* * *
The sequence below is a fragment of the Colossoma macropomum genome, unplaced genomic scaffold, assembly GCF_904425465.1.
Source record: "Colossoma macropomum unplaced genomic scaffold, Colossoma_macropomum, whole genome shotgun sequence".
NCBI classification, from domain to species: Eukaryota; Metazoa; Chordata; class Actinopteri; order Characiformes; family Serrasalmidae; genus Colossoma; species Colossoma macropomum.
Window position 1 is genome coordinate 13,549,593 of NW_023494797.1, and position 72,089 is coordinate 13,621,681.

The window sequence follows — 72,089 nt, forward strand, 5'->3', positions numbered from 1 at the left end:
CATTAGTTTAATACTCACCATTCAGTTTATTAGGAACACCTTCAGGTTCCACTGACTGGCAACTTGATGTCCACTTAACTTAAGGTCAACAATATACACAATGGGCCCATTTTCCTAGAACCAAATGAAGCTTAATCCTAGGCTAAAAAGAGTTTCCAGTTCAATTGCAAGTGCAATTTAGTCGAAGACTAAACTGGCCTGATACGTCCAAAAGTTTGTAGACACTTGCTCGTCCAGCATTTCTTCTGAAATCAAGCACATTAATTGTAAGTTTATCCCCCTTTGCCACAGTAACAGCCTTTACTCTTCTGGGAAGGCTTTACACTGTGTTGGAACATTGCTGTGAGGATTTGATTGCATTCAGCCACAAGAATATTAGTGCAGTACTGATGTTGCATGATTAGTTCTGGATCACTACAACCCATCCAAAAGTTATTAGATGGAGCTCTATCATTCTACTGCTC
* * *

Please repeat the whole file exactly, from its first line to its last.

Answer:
The sequence below is a fragment of the Colossoma macropomum genome, unplaced genomic scaffold, assembly GCF_904425465.1.
Source record: "Colossoma macropomum unplaced genomic scaffold, Colossoma_macropomum, whole genome shotgun sequence".
NCBI classification, from domain to species: Eukaryota; Metazoa; Chordata; class Actinopteri; order Characiformes; family Serrasalmidae; genus Colossoma; species Colossoma macropomum.
Window position 1 is genome coordinate 13,549,593 of NW_023494797.1, and position 72,089 is coordinate 13,621,681.

The window sequence follows — 72,089 nt, forward strand, 5'->3', positions numbered from 1 at the left end:
CATTAGTTTAATACTCACCATTCAGTTTATTAGGAACACCTTCAGGTTCCACTGACTGGCAACTTGATGTCCACTTAACTTAAGGTCAACAATATACACAATGGGCCCATTTTCCTAGAACCAAATGAAGCTTAATCCTAGGCTAAAAAGAGTTTCCAGTTCAATTGCAAGTGCAATTTAGTCGAAGACTAAACTGGCCTGATACGTCCAAAAGTTTGTAGACACTTGCTCGTCCAGCATTTCTTCTGAAATCAAGCACATTAATTGTAAGTTTATCCCCCTTTGCCACAGTAACAGCCTTTACTCTTCTGGGAAGGCTTTACACTGTGTTGGAACATTGCTGTGAGGATTTGATTGCATTCAGCCACAAGAATATTAGTGCAGTACTGATGTTGCATGATTAGTTCTGGATCACTACAACCCATCCAAAAGTTATTAGATGGAGCTCTATCATTCTACTGCTC